Thus, behind the back of the nation, we surrendered any remnant of sovereignty on the Mount. Any terror organization can wave its flag there. But the Israeli flag? Heaven forbid. A chapter of Psalms? That is grounds for arrest. A chapter of Psalms recited by a Jew on the Temple Mount! The police even recommend to the Temple Mount visitors to remove the kippah from their heads. I do not know of any other state in the world where the police tell the Jews to remove their kippah. But on the Temple Mount, in the very heart of what we call ‘our eternally sovereign capital forever’, the police – the official authority – tell the Jews to remove their kippah.
“For my house will be called a house of prayer for all the nations,” says the prophet. And in the sovereign State of Israel, after we returned from an exile of two thousand years to our Temple Mount, only Jews are prohibited from praying at the site. And as always, when we flee our Land and our roots, we do not get peace in return, but increased violence. For it is not despair that motivates our enemies, but hope; the hope to drive us from the entire Land. And what awakens more of this hope than when Jews say that they have no more connection to the place that justifies our national existence in this Land? For the Temple Mount is like the heart in our bodies. In the words of the poet of admonishment and faith, Uri Tzvi Greenberg: He who controls the Mount, controls the Land.
Dear friends, much to our amazement, this is the first time that the Knesset of Israel is deliberating in the plenum on the question of sovereignty on the Temple Mount. Without the Mount, there is no home (editor: in Hebrew, the ‘Temple Mount’ is ‘the Mount of the Home’): not in Tel Aviv, not in Haifa and not in any other place. For without the Home, there is no purpose and no destiny for our sovereign existence in the entire Land. The time has come to stop the erosion of Israeli sovereignty in the very heart of Jerusalem.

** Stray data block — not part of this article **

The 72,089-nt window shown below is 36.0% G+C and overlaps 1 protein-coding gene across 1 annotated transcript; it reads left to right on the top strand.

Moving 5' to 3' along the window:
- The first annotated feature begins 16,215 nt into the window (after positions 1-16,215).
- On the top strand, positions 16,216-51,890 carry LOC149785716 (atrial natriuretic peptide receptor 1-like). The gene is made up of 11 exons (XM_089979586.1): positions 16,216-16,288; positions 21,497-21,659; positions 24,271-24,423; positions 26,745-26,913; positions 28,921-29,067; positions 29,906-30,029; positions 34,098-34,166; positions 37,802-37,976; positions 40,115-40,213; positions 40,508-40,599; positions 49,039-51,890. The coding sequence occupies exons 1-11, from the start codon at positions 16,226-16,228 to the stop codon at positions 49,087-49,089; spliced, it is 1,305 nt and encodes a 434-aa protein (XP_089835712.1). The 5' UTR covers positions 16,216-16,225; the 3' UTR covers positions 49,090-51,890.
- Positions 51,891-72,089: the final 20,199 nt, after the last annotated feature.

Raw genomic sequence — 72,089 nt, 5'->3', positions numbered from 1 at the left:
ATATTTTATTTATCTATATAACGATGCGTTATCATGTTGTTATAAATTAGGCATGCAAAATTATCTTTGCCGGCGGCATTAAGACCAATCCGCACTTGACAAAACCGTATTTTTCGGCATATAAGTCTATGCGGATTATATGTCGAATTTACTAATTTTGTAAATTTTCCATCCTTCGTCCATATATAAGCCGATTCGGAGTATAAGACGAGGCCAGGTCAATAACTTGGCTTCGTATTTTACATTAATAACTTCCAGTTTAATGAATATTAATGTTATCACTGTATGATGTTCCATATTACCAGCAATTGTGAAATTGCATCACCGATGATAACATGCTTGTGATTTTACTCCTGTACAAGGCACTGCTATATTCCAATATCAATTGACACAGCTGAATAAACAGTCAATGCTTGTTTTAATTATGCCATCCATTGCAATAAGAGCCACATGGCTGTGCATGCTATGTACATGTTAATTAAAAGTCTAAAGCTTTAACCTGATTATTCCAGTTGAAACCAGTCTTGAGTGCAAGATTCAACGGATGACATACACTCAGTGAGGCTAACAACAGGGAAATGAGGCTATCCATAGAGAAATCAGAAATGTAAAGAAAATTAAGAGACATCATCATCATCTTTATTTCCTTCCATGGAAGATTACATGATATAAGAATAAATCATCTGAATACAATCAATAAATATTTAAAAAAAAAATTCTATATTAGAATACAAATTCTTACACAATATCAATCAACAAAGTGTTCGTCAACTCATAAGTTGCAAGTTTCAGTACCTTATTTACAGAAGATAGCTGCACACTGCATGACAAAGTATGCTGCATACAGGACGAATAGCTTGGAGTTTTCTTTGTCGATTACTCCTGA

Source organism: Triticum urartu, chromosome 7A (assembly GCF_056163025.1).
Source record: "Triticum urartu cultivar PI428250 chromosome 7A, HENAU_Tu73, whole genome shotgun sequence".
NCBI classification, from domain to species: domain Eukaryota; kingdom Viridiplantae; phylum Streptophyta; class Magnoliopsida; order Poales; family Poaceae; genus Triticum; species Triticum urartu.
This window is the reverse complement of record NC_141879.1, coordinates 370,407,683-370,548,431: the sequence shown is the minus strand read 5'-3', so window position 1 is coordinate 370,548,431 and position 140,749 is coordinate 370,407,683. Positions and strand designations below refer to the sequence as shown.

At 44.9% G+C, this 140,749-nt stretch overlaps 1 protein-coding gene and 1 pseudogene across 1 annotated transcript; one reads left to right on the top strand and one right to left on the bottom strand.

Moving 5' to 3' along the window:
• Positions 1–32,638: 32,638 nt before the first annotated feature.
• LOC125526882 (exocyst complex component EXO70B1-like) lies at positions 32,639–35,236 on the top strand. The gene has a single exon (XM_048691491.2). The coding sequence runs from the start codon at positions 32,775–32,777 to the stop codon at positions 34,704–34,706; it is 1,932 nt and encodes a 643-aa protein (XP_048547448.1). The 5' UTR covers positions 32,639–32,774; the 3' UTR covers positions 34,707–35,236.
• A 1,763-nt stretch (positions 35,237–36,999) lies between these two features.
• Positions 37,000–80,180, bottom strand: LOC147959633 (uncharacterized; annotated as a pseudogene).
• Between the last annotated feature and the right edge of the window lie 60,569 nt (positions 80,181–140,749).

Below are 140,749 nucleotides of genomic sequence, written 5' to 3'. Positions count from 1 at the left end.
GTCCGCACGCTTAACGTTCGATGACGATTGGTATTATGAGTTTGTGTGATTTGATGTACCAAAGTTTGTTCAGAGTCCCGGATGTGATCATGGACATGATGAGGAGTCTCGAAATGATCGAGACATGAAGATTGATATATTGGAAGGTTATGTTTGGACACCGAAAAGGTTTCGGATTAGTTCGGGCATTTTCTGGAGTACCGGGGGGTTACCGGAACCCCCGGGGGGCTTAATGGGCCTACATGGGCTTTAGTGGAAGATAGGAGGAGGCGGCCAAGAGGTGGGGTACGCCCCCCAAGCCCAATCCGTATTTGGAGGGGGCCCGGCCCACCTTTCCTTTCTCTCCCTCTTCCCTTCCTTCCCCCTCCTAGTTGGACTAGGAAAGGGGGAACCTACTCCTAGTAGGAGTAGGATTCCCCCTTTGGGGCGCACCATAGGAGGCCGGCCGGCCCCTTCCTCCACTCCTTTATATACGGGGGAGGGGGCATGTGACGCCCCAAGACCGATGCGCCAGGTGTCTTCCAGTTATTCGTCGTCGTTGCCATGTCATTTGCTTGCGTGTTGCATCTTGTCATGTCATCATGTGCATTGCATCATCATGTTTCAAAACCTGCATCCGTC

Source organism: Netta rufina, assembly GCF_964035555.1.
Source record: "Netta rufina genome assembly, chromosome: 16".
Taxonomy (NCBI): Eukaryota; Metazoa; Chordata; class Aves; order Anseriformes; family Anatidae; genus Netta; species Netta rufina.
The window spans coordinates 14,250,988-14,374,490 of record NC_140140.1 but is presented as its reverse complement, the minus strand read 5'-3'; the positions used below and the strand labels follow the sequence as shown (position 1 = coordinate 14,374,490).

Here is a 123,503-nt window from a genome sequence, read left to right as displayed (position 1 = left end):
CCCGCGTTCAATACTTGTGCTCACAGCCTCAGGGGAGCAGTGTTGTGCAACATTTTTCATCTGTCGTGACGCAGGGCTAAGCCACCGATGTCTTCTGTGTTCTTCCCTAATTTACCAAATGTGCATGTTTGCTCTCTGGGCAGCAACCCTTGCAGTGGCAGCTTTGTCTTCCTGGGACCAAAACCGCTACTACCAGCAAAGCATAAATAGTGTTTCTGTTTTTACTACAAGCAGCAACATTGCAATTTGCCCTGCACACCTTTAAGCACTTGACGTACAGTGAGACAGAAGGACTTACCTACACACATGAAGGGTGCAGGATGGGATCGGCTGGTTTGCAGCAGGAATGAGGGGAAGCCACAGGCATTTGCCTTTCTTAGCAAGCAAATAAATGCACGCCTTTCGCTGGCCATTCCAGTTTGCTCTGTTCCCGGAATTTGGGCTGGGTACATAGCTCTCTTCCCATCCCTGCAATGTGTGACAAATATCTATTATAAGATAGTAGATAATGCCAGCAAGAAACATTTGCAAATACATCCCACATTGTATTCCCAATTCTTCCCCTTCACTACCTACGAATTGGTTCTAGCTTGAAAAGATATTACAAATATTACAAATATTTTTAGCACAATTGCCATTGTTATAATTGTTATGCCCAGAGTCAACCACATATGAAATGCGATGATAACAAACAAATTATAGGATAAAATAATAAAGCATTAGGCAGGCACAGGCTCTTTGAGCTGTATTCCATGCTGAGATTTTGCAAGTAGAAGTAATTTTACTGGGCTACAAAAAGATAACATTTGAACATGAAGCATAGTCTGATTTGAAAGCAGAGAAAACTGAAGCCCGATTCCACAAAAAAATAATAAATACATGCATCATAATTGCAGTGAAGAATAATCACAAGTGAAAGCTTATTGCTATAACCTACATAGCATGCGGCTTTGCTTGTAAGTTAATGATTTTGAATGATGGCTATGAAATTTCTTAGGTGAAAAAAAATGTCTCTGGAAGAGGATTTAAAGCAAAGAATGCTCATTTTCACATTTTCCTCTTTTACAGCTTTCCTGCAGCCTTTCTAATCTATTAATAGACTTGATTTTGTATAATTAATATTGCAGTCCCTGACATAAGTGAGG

Dear friends, we are in the midst of an amazing historical era. It is reasonable to assume that within the next decade, one and a half million olim will knock on our gates. Just look at what happened in the Ukraine this past week, where the leaders of the Jewish community there are calling upon the Jews to flee not only the capital, but the entire country. That is only the tip of the iceberg, in the face of the great changes taking place throughout the world. One and a half million Jews, ladies and gentlemen, are going to knock on our gates. The Romans have all disappeared, but the menorah that we kept in our hearts has maintained us for two thousand years. It will continue to keep us in the face of oncoming challenges. This menorah is not a museum artifact. It is the essence of our lives. Let us allow it to illuminate our path once again.
In the name of the Jewish Nation throughout the generations, I call here, from the Knesset podium, upon the government of Israel and its Prime Minister to actualize the full sovereignty of the State of Israel and on the entire Temple Mount. I call upon the government to immediately put an end to our enemy’s destruction of the antiquities and of our past at the site.
I call upon the government of Israel to stop the discrimination against Jews and their humiliation at the entrance to and on the Mount. And I call upon the government of Israel to allow free access to the Temple Mount to every Jew from all of its gates; and to allow prayer on the Mount as is to be expected from the very fact that the State of Israel is a Jewish state, as per the basic laws of the State of Israel. Thank you.